Four & Two Week Undergraduate Online Courses

All four-week, online Winter Intersession courses are three-credits and run from Thursday, December 23, 2021 to Monday, January 17, 2022.

Four-Week Online Courses

Cultural Anthropology 
ANTH 1110 (O1) (CRN 12246)

Professor: Alfred Babo
This course meets the World Diversity requirement.
Why is there such variety in the way people live, dress, speak, eat, love and fight? This course explores the shared patterns of thought, behavior, and feelings - that is, the cultures - of a number of peoples and presents explanations for the forms they take and the differences between them. The course helps students develop a new perspective on the values and institutions of Western culture.

Biological Anthropology 
ANTH 1200 (O1) (CRN 12247)
Professor: Joseph Wilson
This course meets the core natural science requirement
.
The study of natural selection, primate evolution, and living primate societies provides a baseline from which to study the evolution of the human species. The course also traces human cultural and social development from the foraging bands of the first humans to the civilizations that appeared at the dawn of written history. Students also examine physical variation among living populations. 

Ethics of Health Care
ANTH 2285 (O1) (CRN 12250)
Professor: James Abordo Ong
This course considers the moral dilemmas of the healthcare setting. Topics include patients' rights (medical paternalism and patient autonomy, informed consent to therapy, and participation in research); dilemmas of reproduction (technological assistance, abortion, cloning); dilemmas of life and death (assisted suicide, euthanasia, technological interventions for the dying); allocation of healthcare resources; and the special dilemmas of healthcare professionals caught in binds between HMO contracts and professional obligations. (Prerequisite: One course in Philosophy or Religious Studies)

Business Ethics
ANTH 2291 (O1) (CRN 12251) 

Professor: James Abordo Ong
This course investigates ethical problems in business practice. Topics include the foundation of the free-market system, personal morality in profit-oriented enterprises; codes of ethics, obligations to employees and other stakeholders; truth in advertising, whistle-blowing, and company loyalty; self and government regulation; the logic and future of capitalism; and the changing responsibilities of the manager in a rapidly globalizing business environment. (Prerequisite: One course in Philosophy or Religious Studies)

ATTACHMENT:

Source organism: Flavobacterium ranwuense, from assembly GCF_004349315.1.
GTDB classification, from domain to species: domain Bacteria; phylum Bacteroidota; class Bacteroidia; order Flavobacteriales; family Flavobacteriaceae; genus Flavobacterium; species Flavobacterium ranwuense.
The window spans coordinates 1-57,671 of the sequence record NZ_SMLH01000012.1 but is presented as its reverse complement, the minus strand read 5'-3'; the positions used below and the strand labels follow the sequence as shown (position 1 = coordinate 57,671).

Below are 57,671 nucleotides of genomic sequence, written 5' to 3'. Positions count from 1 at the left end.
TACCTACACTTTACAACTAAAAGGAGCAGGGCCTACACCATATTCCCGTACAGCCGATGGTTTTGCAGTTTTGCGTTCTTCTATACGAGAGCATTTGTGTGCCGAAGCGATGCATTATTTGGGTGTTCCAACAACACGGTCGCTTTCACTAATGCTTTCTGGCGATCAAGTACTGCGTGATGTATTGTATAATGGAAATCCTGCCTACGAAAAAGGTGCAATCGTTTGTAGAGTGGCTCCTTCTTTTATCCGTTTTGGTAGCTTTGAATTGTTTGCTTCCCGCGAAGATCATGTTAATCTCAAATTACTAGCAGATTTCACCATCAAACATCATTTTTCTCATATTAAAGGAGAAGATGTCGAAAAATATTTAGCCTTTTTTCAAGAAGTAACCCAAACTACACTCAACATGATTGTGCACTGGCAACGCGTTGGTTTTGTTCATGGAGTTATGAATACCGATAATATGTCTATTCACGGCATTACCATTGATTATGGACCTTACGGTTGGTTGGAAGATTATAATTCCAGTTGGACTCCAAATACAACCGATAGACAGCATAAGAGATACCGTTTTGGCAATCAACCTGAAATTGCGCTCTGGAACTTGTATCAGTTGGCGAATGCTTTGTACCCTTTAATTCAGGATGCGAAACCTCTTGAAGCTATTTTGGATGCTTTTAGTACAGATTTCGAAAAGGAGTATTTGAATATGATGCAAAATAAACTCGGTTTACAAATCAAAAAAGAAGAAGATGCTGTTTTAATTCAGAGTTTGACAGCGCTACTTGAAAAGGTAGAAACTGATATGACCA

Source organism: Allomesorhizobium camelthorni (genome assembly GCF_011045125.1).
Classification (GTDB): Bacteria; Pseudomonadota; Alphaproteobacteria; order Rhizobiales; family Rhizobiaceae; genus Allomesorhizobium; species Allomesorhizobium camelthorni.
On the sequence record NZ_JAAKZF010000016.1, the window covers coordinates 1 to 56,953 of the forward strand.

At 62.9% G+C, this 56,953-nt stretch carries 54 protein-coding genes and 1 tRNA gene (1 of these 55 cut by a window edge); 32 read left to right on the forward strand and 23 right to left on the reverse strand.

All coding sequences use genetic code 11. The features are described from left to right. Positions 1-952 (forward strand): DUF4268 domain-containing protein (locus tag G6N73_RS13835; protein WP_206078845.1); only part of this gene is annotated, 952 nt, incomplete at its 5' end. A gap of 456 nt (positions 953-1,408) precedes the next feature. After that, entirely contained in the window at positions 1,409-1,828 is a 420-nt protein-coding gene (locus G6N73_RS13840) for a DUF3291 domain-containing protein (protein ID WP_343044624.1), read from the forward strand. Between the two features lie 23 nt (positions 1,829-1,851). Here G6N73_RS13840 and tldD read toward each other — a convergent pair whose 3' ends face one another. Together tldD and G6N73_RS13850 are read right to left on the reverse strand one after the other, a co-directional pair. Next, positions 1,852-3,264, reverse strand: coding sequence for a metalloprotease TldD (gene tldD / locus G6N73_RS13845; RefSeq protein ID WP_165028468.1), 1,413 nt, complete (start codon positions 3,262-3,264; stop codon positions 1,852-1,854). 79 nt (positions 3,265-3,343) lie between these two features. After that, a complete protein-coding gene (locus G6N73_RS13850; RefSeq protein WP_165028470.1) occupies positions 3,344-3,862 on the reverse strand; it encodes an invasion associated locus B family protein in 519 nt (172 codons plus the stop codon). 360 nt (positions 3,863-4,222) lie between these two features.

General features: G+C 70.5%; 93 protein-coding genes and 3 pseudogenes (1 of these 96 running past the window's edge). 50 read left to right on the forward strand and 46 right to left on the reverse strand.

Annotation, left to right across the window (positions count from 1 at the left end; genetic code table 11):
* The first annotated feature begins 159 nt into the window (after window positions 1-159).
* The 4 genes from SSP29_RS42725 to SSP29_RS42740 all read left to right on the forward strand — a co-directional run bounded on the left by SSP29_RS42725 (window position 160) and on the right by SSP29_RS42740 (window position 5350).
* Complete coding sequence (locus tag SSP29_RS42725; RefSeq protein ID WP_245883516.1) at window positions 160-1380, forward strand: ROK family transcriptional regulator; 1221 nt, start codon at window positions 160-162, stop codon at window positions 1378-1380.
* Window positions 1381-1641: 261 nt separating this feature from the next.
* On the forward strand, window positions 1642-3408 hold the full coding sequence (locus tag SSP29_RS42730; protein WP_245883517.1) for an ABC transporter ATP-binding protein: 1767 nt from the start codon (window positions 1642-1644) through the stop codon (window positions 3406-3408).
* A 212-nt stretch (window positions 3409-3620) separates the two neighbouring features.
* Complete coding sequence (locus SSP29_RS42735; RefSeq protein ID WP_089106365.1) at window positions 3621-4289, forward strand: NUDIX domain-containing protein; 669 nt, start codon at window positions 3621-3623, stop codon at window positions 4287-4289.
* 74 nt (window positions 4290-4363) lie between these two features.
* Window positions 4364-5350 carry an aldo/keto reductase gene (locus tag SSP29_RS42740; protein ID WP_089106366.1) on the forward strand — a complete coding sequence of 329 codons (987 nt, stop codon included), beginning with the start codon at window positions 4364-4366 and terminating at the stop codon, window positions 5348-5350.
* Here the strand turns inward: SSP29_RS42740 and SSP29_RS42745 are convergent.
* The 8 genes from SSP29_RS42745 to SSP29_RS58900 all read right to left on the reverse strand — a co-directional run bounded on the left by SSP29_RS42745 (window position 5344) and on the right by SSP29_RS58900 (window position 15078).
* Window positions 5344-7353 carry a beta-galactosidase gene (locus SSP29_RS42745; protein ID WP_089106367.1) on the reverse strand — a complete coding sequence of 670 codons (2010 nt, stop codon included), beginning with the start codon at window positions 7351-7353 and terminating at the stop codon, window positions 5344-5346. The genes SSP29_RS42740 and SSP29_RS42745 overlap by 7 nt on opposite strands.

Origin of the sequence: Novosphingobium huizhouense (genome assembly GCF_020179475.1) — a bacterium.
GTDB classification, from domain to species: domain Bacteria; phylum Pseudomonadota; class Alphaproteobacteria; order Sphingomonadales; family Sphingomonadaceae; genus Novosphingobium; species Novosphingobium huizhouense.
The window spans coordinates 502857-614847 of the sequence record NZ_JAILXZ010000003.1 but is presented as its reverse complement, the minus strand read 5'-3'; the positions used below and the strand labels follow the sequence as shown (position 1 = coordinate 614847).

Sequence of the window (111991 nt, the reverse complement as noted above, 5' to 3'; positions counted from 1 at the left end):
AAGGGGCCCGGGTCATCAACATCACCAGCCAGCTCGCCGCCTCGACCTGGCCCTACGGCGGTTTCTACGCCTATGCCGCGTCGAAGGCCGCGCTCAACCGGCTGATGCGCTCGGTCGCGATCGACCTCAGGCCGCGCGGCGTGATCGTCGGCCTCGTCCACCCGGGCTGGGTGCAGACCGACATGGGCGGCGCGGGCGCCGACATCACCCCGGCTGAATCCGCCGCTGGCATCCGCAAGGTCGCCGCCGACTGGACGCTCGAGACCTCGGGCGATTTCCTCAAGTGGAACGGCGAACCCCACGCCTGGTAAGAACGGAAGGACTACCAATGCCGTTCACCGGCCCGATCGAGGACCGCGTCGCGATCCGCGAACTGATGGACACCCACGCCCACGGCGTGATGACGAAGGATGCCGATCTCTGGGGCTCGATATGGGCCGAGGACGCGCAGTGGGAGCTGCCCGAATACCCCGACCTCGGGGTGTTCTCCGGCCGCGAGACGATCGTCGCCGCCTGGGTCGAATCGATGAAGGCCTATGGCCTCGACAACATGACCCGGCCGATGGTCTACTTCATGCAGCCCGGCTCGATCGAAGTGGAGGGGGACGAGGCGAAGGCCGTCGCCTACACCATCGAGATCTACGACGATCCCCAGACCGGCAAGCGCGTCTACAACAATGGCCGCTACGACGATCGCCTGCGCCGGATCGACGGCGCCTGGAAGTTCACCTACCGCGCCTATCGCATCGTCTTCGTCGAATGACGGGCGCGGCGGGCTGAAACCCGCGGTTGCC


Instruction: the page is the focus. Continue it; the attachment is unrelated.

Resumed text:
Art of Africa, the Caribbean, and the Americas
AHST 1103 (O1) (CRN 12236)
Professor: Dawn Pilotti
This course meets the World Diversity requirement.

This course is an introduction to art and architecture of Africa, the Caribbean islands, and Central America, South America, and North America. Major works of art and architecture will be examined to understand the respective cultures and traditions of these regions. Cultures designated by their geographical locations will provide a frame of study for African visual culture. Art of Caribbean islands and the influence of the African diaspora will be explored. The Americas will be represented by Pre-Columbian and Native American visual arts. Students will be introduced to different art historical approaches and vocabulary used to study art from each of these areas.

History of Photography
AHST 1172 (O1) (CRN 12237)

Professor: Lauren Cesiro
Students will learn the general historical development of photography from the 1830s to the present day. Concentrating primarily on Europe and the United States, this survey examines some of the themes threaded throughout photography's short history: the interrelationships between photography and other arts, the effect of technology on the medium, identity construction by and through photographs, and the tradition of the popular photograph. Social, cultural, and economic issues are considered as well as important photographers and photographic movements. Throughout the course, there is a focus on thinking critically when looking at a photograph as well as how to articulate ideas in writing.

Bioinspiration: Innovation Inspired by Nature
BIOL 1020 (O1) (CRN 12219)
Professor: Christine Rodriguez

This course introduces topics in Biology which have inspired developments in technology to the non-science major. Special emphasis is placed on ethical and social issues related to the knowledge and application of these technologies. Topics include biomimicry, antibiotics, gene editing, synthetic biology, and more. Through the semester, students will work together to design a biomedical engineering solution to an existing problem in nature. Note: This course counts as a natural science interdisciplinary core but does not satisfy requirements for the biology major or minor.

Science, Technology, and Society
BIOL 1070 (O1) (CRN 12220)
Professor: Debra Sauer

This course analyzes the major science and technology issues that confront today's society. Through an examination of the underlying science, students gain an understanding of the impact these issues hold for the environment, our natural resources, and our society, including benefit versus hazard expectations. Course issues, which change to incorporate timely topics, include acid rain; agriculture; diseases such as AIDS, cancer, and heart disease; energy; genetic engineering; the greenhouse effect; ozone depletion; and water pollution. Note: This course counts as a natural science core but does not satisfy requirements for the biology major or minor.